The 24-hour restaurant at Underground Atlanta started adding the surcharge – which essentially turns any $5 menu item into a $6 item – to all checks in December to pay for an off-duty police officer to provide security. Some customers are finding the fee a little tough to digest.
“I think the prices are high,” customer Cynthia Delaney said, adding that a breakfast sandwich and cup of grits at the downtown Waffle House ended up costing her $8. “But I would rather pay more if it means I am going to be safe.”
The 2009 opening of a Waffle House in the heart of downtown Atlanta, home to the restaurant chain’s corporate headquarters, was seen as a triumph. But it’s also a high-crime area that makes a security guard a must-have for any business keeping its doors open around the clock. There were 260 major felony crimes reported last year in the police beat that includes the eatery, according to Atlanta police.
Waffle House spokesman Pat Warner confirmed the fee was added to pay for security. He said other Waffle House locations have added security in the past, but he didn’t know of any that charged customers a surcharge to pay for it. He said no specific incident caused the Underground Atlanta restaurant to hire an off-duty officer.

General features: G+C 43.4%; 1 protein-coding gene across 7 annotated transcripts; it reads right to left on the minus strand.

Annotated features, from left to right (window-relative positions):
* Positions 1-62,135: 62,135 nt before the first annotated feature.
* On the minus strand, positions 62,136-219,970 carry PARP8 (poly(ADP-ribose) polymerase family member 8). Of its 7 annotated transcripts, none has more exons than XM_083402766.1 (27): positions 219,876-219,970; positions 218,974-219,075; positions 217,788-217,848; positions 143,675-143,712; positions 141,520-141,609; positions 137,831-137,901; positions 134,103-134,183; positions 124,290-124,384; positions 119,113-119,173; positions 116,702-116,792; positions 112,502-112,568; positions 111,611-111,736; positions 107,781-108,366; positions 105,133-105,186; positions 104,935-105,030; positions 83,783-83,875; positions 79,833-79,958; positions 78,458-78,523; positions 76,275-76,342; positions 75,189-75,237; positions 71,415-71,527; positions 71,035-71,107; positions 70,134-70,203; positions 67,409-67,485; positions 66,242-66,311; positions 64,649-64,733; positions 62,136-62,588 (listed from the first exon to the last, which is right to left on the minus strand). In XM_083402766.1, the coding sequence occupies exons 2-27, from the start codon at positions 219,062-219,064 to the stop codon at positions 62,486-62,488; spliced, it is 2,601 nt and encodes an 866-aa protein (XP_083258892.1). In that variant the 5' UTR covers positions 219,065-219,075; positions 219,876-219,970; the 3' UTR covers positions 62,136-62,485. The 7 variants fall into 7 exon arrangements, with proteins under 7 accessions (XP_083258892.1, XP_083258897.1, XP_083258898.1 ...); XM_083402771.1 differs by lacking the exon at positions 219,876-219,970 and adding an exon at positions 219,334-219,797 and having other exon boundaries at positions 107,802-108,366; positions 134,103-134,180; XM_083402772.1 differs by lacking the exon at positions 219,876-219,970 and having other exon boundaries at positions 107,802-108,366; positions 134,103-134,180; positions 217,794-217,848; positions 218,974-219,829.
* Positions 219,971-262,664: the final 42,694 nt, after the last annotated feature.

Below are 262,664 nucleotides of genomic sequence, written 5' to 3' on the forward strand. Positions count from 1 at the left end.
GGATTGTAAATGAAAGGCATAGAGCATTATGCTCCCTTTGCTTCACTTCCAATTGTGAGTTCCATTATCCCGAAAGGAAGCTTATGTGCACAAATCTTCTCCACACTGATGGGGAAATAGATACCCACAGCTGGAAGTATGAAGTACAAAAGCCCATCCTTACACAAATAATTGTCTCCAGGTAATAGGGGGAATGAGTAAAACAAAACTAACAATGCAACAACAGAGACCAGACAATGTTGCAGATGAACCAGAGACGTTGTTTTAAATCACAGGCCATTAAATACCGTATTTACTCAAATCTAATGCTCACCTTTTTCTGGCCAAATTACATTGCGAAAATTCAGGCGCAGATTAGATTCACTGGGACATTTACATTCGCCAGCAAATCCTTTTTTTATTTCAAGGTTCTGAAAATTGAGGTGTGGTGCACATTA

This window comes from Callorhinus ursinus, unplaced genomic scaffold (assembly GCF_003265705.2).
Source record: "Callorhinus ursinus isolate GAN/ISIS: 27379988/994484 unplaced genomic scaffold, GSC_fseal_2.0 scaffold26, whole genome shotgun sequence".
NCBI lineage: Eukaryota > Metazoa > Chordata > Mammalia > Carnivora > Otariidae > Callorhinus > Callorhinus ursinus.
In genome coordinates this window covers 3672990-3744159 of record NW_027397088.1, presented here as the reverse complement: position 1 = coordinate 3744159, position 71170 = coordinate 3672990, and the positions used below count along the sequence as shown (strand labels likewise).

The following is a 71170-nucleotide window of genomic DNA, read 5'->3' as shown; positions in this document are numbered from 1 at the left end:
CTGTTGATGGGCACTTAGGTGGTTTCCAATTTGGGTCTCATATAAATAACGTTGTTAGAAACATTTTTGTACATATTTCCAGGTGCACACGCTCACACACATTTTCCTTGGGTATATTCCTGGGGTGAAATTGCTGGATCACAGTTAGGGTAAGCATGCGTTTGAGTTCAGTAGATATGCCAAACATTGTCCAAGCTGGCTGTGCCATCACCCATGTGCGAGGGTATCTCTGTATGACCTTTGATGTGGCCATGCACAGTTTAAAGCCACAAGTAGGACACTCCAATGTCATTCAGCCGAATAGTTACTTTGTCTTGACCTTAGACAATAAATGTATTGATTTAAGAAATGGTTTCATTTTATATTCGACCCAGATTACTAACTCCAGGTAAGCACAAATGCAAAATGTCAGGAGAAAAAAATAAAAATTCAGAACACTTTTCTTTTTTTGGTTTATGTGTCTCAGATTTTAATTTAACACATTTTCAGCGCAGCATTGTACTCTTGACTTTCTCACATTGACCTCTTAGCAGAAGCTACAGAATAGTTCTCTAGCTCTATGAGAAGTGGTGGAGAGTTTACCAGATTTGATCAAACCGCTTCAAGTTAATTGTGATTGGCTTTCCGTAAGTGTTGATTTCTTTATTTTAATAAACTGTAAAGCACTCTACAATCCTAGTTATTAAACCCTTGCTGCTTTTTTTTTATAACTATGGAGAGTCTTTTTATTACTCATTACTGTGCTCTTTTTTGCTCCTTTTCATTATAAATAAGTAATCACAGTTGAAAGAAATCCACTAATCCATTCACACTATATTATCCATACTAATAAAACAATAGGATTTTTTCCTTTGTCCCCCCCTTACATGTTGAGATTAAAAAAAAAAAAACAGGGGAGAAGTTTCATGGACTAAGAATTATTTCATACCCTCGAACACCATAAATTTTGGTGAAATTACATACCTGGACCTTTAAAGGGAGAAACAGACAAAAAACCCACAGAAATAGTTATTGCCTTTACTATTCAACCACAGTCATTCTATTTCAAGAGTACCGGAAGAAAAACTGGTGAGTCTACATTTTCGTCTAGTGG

“It is mainly for crowd control,” Warner said. “That area has a lot of traffic and there is not a lot open around there late at night, so we felt it was needed.”
Ron Paul, a Chicago-based restaurant consultant, said he’s baffled by the Waffle House’s security surcharge and would have advised restaurant managers to find some other way to pass security costs on to customers.
“Why not just raise the prices?” Paul said. “Customers know that a Big Mac in Midtown Manhattan is going to cost more than a Big Mac in Kansas.”
The downtown Atlanta Waffle House has tried to give customers notice about the extra fee as soon as they come inside.
A sign on the door says all orders will include “a 20 percent property management surcharge” in addition to local sales taxes. Similar notices are placed at all the tables and are printed on the checks.
Mignon Yarn, who ate breakfast at the downtown Waffle House on Friday, said at first he didn’t realize he was paying extra for security.
“That makes me not want to come back and eat here,” Yarn said. “I’ll just go to another one, then.”